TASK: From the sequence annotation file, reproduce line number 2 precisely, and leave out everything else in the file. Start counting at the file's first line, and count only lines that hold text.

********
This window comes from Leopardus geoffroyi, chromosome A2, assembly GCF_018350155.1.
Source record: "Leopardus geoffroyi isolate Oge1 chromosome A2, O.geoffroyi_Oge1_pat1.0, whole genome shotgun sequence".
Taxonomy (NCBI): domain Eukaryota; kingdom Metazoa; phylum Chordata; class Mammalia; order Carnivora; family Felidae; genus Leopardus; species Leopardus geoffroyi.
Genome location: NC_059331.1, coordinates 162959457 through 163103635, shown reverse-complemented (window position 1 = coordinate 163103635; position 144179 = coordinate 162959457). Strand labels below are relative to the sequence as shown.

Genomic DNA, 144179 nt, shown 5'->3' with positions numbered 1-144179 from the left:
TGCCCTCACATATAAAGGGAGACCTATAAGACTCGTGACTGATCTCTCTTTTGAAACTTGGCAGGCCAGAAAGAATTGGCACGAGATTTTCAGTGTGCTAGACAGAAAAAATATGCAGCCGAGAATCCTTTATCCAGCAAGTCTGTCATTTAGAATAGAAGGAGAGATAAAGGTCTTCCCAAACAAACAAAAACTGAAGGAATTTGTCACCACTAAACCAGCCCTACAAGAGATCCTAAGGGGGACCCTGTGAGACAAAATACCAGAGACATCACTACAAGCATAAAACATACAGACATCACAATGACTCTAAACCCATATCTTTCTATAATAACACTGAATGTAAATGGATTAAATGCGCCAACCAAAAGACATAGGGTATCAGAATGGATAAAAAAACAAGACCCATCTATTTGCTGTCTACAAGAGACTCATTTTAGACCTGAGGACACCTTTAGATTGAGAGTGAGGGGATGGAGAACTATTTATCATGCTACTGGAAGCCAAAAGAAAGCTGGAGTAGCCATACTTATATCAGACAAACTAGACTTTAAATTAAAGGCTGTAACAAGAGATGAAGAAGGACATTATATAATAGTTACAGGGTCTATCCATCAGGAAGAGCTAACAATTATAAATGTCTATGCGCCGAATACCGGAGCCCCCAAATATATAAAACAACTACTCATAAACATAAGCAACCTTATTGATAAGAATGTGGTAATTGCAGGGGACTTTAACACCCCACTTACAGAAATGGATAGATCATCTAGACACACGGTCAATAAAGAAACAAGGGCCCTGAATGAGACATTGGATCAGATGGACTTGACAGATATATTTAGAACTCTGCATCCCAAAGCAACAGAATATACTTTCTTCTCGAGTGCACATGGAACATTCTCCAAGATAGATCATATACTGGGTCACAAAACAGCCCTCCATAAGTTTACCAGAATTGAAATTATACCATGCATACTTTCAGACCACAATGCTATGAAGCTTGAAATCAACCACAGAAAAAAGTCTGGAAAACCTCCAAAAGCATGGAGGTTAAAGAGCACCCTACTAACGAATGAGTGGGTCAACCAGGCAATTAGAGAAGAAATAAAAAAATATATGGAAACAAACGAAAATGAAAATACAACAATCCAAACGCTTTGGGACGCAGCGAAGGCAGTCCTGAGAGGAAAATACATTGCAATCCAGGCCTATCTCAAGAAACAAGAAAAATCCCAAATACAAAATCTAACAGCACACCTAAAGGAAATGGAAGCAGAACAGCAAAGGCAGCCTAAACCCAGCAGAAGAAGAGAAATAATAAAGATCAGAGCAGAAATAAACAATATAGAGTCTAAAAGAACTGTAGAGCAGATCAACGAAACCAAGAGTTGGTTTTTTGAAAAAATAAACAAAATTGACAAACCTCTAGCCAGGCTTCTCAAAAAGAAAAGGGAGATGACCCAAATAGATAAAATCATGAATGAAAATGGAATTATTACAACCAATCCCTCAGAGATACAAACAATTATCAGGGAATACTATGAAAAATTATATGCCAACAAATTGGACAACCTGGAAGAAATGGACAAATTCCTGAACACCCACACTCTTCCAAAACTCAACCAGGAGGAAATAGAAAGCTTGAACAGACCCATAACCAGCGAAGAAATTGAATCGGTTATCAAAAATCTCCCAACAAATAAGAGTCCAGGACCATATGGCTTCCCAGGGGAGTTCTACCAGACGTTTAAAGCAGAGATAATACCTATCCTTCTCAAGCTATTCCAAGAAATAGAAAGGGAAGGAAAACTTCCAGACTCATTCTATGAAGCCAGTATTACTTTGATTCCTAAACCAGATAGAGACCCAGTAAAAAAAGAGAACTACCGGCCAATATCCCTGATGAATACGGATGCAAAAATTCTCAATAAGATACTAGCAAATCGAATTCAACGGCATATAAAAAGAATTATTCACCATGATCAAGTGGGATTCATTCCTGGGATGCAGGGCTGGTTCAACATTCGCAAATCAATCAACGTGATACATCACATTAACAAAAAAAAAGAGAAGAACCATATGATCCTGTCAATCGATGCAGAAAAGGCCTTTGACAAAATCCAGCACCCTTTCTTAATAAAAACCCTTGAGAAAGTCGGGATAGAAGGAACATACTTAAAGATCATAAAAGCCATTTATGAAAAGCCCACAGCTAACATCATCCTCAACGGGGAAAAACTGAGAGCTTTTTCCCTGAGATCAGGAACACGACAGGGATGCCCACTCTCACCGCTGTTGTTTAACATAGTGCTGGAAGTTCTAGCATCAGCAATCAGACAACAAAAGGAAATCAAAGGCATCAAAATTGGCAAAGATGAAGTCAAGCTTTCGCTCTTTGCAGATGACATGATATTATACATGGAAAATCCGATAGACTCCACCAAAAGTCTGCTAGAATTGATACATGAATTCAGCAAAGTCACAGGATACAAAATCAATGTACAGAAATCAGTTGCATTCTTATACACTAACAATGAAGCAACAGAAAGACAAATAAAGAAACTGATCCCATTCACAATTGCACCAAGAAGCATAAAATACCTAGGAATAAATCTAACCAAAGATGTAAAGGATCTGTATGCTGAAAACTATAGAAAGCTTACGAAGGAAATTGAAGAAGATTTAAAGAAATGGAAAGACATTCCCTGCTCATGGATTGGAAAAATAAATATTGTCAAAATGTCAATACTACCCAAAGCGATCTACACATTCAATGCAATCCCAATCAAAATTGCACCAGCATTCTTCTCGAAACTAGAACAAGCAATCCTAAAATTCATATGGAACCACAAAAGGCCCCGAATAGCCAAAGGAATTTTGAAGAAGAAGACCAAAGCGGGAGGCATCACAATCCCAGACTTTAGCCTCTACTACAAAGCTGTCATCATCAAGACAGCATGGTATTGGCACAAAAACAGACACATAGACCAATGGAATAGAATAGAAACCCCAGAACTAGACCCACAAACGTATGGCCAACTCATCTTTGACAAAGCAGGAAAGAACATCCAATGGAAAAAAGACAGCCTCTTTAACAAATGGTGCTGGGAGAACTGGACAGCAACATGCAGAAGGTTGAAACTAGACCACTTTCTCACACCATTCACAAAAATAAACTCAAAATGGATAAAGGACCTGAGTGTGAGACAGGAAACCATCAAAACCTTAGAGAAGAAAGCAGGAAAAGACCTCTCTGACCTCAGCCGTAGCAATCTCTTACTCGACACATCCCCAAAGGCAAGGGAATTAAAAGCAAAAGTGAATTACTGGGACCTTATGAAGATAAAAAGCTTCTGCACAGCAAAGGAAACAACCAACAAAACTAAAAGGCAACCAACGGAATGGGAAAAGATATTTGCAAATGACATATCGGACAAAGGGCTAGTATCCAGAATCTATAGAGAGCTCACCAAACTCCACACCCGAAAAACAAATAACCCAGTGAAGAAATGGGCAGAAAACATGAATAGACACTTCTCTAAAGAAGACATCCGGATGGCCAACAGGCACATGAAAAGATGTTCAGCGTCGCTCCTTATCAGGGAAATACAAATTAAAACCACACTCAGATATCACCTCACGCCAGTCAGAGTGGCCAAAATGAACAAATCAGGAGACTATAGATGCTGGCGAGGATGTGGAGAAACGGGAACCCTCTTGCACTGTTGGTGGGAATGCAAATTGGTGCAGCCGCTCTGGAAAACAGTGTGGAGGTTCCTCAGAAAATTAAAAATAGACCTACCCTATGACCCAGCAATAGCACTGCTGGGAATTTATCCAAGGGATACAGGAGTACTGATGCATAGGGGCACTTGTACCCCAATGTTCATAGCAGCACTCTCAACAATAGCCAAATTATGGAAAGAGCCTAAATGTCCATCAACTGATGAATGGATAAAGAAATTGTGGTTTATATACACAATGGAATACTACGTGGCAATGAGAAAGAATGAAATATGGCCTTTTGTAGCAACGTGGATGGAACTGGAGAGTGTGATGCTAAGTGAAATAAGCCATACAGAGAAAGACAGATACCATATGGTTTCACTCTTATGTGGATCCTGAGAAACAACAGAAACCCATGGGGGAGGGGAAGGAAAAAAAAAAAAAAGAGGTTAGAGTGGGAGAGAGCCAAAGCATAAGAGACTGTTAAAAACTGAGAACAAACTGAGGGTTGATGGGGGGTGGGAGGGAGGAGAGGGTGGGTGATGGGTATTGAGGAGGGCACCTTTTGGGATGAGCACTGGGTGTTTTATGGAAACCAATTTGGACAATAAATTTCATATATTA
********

Source record: "Leopardus geoffroyi isolate Oge1 chromosome A2, O.geoffroyi_Oge1_pat1.0, whole genome shotgun sequence".